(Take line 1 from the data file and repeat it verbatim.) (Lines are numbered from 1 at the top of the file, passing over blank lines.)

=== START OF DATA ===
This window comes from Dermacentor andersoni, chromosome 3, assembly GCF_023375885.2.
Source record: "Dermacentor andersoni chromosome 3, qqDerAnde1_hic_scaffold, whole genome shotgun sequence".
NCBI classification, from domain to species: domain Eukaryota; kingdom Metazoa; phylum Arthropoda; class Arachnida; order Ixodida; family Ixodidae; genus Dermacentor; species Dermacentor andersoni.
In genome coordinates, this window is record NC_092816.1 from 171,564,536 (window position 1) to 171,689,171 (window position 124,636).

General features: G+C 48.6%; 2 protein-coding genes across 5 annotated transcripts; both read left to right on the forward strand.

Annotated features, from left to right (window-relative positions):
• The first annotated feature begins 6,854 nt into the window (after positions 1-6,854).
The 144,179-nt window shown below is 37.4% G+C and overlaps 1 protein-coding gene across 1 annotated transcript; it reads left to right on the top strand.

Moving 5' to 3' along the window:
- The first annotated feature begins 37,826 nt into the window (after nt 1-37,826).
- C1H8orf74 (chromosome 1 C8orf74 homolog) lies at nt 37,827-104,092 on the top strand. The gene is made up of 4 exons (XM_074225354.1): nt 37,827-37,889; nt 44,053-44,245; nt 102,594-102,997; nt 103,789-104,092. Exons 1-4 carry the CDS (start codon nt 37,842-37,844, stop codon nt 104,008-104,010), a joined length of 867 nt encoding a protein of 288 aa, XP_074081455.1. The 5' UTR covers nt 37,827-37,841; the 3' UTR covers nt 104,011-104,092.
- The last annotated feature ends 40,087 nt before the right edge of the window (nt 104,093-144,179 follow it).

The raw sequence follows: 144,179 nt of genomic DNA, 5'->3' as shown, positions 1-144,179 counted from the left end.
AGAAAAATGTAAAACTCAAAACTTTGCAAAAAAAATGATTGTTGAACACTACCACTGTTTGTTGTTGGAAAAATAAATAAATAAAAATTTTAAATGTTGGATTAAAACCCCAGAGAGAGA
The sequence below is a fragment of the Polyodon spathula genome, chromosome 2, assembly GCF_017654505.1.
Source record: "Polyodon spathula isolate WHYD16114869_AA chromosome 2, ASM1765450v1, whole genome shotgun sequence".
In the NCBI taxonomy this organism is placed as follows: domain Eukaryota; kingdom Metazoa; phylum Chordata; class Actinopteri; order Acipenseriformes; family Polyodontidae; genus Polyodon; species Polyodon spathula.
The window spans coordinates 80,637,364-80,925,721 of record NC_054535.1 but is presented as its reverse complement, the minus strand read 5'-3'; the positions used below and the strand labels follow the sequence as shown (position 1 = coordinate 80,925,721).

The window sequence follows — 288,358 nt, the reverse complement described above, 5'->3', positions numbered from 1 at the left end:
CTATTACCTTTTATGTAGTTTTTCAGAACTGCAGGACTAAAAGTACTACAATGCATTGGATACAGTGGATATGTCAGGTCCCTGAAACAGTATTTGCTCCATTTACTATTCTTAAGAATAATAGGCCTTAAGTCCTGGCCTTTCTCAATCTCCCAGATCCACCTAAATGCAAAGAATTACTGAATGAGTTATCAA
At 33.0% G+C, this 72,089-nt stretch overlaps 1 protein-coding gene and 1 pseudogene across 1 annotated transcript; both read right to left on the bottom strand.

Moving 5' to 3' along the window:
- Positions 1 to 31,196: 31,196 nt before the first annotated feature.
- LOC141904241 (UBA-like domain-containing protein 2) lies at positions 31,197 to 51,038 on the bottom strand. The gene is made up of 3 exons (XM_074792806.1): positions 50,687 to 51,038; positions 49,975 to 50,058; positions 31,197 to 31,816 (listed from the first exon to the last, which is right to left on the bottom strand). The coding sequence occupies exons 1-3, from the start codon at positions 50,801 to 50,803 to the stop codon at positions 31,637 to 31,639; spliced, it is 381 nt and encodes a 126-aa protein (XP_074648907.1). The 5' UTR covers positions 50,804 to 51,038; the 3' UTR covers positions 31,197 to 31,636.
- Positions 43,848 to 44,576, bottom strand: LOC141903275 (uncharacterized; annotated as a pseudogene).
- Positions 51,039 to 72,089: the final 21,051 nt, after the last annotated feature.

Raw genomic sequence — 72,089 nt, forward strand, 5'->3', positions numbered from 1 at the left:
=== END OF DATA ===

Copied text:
This window comes from Dermacentor andersoni, chromosome 3, assembly GCF_023375885.2.